Elkhorn Peak, Wallowa Mountains, Oregon, September 2017

On September 16 Caleb Morris and I climbed Elkhorn Peak in the Eagle Cap Wilderness and Wallowa Mountains of Northeast Oregon. Caleb and I met a few years ago through our shared interest in exploring the highest and most prominent peaks of Oregon. Caleb has a full life with work, family, and climbing but is generous in sharing his knowledge and experience with others and I enjoy sharing a climb with him when we can.

The South Gully of Elkhorn Peak from the Copper Creek Trail

The South Gully of Elkhorn Peak from the Copper Creek Trail

I am aware of three Elkhorn Peaks in Oregon, one each in the Cascade, Elkhorn, and Wallowa Mountains. This Elkhorn Peak is the highest and most prominent of the three. It is the 21st highest peak in Oregon with 9233 feet of elevation and the 94th most prominent peak in Oregon with 1860 feet of prominence. It is located far up the Lostine Valley south of the town of Lostine and its summit provides great views of the Wallowa Mountains.

Caleb climbs above me through granite boulders high in the South Gully

Caleb climbs above me through granite boulders high in the South Gully

Caleb and I started at the Two Pan Trailhead. We followed the West Fork Lostine River Trail and the Copper Creek Trail, then climbed cross country and up the 2000-foot South Gully to reach the summit. We avoided some loose sand in the center of the steep gully by scrambling over granite boulders on the left side. Scrambing over firm granite boulders is a fun and creative activity if it is not in the dark at the end of a long day. The South Gully was a direct and efficient way to the summit.

Hurricane Divide from Elkhorn Peak summit

Hurricane Divide and Twin Peaks from Elkhorn Peak summit

It was a cool day with a breeze and some clouds. The summit views were beautiful and some higher peaks had a dusting of recent snow. We lingered on the summit and tried to identify the many peaks we had climbed in the past or planned to do so in future years. Hurricane Divide rose from the Lostine River Valley to our east.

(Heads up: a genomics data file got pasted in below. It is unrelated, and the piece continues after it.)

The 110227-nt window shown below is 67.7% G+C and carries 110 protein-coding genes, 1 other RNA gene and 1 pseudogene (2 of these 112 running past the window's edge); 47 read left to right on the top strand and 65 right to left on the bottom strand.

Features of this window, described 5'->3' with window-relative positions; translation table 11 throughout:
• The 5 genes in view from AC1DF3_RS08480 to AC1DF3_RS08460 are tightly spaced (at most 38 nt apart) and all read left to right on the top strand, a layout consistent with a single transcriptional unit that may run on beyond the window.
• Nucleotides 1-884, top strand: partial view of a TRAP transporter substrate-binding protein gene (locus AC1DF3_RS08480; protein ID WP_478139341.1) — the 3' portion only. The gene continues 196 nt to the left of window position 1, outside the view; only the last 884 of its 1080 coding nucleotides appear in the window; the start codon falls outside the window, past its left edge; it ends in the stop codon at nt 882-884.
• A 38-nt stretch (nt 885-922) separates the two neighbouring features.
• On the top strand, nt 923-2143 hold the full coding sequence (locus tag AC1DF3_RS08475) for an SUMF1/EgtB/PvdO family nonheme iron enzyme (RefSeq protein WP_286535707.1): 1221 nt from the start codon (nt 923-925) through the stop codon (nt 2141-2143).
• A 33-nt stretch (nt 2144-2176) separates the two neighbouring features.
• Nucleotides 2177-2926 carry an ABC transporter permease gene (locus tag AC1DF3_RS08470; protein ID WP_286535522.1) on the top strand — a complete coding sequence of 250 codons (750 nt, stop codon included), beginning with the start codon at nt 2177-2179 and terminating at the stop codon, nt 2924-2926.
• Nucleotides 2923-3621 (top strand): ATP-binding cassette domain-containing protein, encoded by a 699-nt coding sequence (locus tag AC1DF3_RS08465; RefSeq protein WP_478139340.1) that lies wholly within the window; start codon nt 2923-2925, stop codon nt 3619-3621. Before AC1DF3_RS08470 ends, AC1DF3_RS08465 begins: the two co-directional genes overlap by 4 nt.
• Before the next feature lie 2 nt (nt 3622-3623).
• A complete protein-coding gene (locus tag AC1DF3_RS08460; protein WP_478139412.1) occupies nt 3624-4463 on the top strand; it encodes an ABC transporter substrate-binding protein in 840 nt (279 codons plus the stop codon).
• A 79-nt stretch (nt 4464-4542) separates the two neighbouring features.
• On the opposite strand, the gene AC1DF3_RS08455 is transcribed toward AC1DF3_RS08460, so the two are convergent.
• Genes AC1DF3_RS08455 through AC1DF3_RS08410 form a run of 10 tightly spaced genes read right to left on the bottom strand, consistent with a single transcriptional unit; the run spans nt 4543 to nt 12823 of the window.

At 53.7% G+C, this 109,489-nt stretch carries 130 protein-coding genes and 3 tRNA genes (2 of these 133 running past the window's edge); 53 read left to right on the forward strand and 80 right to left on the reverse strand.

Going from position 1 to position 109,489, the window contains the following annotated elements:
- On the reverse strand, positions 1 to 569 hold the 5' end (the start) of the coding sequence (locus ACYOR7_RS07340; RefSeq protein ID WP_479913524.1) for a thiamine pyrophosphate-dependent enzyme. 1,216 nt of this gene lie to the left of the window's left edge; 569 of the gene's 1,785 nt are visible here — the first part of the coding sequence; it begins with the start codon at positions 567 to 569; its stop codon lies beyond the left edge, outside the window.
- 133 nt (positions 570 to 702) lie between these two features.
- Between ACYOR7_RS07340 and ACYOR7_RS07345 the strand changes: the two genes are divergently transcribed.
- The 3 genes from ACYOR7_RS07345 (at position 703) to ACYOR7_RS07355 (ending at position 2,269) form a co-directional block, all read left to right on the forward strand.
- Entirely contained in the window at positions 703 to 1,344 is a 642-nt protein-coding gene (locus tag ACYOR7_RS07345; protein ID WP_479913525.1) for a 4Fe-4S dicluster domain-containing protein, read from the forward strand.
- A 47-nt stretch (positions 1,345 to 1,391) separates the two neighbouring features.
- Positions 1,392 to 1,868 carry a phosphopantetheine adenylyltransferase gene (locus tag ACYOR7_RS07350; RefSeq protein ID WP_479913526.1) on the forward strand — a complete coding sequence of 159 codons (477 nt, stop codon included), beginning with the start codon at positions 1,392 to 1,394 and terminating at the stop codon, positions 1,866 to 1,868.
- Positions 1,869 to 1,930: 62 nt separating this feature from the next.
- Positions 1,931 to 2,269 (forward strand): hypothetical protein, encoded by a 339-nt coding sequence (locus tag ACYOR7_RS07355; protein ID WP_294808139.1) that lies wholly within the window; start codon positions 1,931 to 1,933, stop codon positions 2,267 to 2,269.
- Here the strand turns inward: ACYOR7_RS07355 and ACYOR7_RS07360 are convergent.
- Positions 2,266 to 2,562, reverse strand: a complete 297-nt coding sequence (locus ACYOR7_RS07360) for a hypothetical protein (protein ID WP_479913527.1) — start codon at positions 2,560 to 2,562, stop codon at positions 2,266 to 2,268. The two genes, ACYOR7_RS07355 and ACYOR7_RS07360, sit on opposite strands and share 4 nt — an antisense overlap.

Twin Peaks, which Caleb and I climbed last September, lies to the northeast of Elkhorn Peak and caps Hurricane Divide. Chief Joseph Mountain rises to the right of Twin Peaks behind Hurricane Divide from Elkhorn Peak. I look forward to visiting Chief Joseph Mountain next summer.

East from Elkhorn Peak summit

East from Elkhorn Peak summit

The Matterhorn rises behind Hurricane Divide to the east from Elkhorn Peak. Petes Point and Sentinel Peak rise to the right of the Matterhorn in this view. Petes Point and Sentinel Peak are two more peaks I hope to visit next summer.

Southeast from Elkhorn Peak summit

Southeast from Elkhorn Peak summit

The West Fork Lostine River lies below Elkhorn Peak to the southeast. Cusick Mountain and Eagle Cap rise beyond in the distance. In the far distance to the right of Eagle Cap rise Red Mountain and Krag Peak, two more peaks I hope to visit with Caleb next summer.

Glacier Mountain and Upper Copper Creek

Glacier Mountain and Upper Copper Creek

Glacier Mountain rises directly south of Elkhorn Peak. On the distant horizon beyond Glacier Mountain and the Upper Copper Creek I recognized some peaks that I visited in October of 2014.

North from Elkhorn Peak summit

North from Elkhorn Peak summit

The Wallowa Mountains contain 37 of the 100 highest peaks of Oregon and the view from any of these summits can be overwhelming for someone wanting to climb all of them. Yet, the Wallowa summit views and mountain spirits keep drawing me back and I expect to return many times.

Paul McClellan

About Paul McClellan

I had the good fortune to have spent most of my life in the Pacific Northwest, where I discovered the joys and addiction of hiking and climbing in the Cascade Mountains and other mountain ranges in the Western United States.
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